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Edgar Allan Poe on the Nature of Man

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December 1, 2014 by Bookworm

Of this spirit philosophy takes no account. Yet I am not more sure that my soul lives, than I am that perverseness is one of the primitive impulses of the human heart — one of the indivisible primary faculties, or sentiments, which give direction to the character of Man. Who has not, a hundred times, found himself committing a vile or a silly action, for no other reason than because he knows he should not? Have we not a perpetual inclination, in the teeth of our best judgment, to violate that which is Law, merely because we understand it to be such? – from “The Black Cat” (which is well worth reading if you never have).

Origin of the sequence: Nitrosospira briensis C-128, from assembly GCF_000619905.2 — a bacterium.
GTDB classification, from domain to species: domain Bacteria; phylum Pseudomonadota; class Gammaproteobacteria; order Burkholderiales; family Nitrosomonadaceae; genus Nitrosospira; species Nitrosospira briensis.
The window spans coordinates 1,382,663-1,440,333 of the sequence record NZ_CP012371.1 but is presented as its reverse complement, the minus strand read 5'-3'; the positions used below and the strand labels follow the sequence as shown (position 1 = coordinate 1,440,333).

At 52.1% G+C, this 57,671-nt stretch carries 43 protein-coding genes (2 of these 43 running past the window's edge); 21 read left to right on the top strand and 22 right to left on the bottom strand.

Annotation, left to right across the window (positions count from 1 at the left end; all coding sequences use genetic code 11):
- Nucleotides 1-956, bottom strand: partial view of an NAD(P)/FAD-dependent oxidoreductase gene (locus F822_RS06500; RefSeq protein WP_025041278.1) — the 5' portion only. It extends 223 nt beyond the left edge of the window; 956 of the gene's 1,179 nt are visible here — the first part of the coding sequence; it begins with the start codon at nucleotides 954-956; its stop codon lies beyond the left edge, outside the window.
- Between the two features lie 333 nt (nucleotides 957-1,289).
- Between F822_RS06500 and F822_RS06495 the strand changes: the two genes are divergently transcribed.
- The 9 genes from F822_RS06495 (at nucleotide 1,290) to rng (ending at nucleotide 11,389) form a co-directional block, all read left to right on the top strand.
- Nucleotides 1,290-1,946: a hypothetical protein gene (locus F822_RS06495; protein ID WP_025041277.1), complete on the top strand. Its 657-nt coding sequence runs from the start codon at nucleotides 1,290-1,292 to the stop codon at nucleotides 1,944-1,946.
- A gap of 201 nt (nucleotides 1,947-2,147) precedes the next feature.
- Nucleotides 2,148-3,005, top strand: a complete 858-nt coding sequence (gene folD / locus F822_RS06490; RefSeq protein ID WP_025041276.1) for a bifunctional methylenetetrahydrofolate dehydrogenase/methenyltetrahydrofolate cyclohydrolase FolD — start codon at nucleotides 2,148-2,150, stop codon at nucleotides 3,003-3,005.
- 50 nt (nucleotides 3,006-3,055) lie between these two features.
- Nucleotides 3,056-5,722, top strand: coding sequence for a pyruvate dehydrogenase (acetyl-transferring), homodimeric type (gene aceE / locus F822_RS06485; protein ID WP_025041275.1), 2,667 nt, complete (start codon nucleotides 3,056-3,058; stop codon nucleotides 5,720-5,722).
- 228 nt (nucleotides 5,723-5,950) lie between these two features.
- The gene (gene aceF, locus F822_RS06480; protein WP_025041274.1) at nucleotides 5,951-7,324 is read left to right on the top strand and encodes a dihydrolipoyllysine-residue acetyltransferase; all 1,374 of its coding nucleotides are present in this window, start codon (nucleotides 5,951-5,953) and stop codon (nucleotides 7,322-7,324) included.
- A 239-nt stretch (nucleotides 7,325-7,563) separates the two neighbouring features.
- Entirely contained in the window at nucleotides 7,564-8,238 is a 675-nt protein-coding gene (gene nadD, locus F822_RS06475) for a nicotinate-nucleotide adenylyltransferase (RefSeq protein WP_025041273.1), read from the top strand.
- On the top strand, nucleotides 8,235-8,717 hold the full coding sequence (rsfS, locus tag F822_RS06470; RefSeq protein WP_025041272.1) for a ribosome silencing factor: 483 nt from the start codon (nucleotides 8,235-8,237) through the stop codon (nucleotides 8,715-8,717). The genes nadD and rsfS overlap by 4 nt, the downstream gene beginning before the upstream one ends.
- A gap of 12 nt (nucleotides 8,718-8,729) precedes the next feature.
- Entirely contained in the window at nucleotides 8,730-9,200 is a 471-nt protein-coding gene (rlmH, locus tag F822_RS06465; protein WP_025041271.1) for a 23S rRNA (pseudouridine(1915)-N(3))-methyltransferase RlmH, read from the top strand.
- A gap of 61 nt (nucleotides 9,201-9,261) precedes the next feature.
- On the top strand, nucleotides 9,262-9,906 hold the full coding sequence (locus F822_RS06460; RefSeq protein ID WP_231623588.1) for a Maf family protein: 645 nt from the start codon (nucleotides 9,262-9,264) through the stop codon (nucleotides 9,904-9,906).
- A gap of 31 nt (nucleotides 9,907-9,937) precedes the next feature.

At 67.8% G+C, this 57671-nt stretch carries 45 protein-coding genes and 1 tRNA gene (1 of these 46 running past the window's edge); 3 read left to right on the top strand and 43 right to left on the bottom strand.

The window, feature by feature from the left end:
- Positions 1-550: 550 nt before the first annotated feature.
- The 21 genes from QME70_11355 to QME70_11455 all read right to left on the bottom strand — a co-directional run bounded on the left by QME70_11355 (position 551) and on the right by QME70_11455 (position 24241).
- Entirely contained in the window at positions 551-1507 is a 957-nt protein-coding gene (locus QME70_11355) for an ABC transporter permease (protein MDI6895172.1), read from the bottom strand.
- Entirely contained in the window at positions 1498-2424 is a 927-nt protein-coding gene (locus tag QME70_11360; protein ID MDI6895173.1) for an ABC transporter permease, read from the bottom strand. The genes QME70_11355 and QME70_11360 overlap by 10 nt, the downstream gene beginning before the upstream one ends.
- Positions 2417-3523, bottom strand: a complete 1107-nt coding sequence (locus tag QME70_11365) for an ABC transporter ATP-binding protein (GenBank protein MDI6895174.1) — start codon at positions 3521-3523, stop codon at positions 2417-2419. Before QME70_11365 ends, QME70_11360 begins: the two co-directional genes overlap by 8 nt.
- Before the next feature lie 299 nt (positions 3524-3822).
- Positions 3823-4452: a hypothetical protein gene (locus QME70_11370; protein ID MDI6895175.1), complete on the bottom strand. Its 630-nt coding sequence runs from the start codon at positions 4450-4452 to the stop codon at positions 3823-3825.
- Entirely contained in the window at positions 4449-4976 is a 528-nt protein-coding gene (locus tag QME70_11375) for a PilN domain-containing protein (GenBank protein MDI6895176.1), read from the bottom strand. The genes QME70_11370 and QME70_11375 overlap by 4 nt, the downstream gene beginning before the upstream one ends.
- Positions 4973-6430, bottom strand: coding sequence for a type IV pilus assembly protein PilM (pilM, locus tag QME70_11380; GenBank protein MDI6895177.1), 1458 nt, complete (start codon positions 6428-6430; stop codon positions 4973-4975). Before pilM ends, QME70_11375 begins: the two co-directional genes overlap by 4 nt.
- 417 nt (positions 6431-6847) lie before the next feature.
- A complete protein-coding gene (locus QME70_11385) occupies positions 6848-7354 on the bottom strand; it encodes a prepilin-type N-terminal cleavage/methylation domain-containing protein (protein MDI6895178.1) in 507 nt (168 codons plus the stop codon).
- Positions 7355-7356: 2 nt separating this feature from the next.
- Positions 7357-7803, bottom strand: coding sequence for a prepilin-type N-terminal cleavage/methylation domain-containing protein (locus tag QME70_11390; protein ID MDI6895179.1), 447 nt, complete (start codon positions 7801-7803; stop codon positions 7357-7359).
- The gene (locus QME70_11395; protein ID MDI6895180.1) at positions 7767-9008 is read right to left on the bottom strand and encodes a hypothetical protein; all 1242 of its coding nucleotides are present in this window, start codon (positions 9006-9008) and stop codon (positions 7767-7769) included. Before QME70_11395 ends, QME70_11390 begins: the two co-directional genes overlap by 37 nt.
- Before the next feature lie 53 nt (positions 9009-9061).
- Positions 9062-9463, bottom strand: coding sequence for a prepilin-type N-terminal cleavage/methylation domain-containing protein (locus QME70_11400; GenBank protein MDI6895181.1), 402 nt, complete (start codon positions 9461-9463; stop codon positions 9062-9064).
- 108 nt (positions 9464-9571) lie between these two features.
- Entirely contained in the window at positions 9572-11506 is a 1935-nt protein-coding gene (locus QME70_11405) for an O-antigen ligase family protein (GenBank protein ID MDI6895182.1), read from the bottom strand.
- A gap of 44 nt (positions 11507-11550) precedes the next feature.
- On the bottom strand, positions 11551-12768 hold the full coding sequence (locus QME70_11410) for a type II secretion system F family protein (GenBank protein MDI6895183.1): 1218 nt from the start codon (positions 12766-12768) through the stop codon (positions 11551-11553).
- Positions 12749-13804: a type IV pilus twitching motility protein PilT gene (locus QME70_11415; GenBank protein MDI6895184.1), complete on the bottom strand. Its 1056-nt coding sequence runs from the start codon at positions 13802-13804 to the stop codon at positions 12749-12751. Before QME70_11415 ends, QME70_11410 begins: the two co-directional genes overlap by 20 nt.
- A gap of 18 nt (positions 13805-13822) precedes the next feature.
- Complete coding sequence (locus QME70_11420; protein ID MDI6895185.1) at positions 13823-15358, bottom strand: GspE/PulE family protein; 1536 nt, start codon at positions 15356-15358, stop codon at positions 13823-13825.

This inward inclination Poe calls the spirit of PERVERSENESS – Christian theologians call it total depravity.  In fact, Poe here sounds much like Paul in Romans 7:7-11, does he not?


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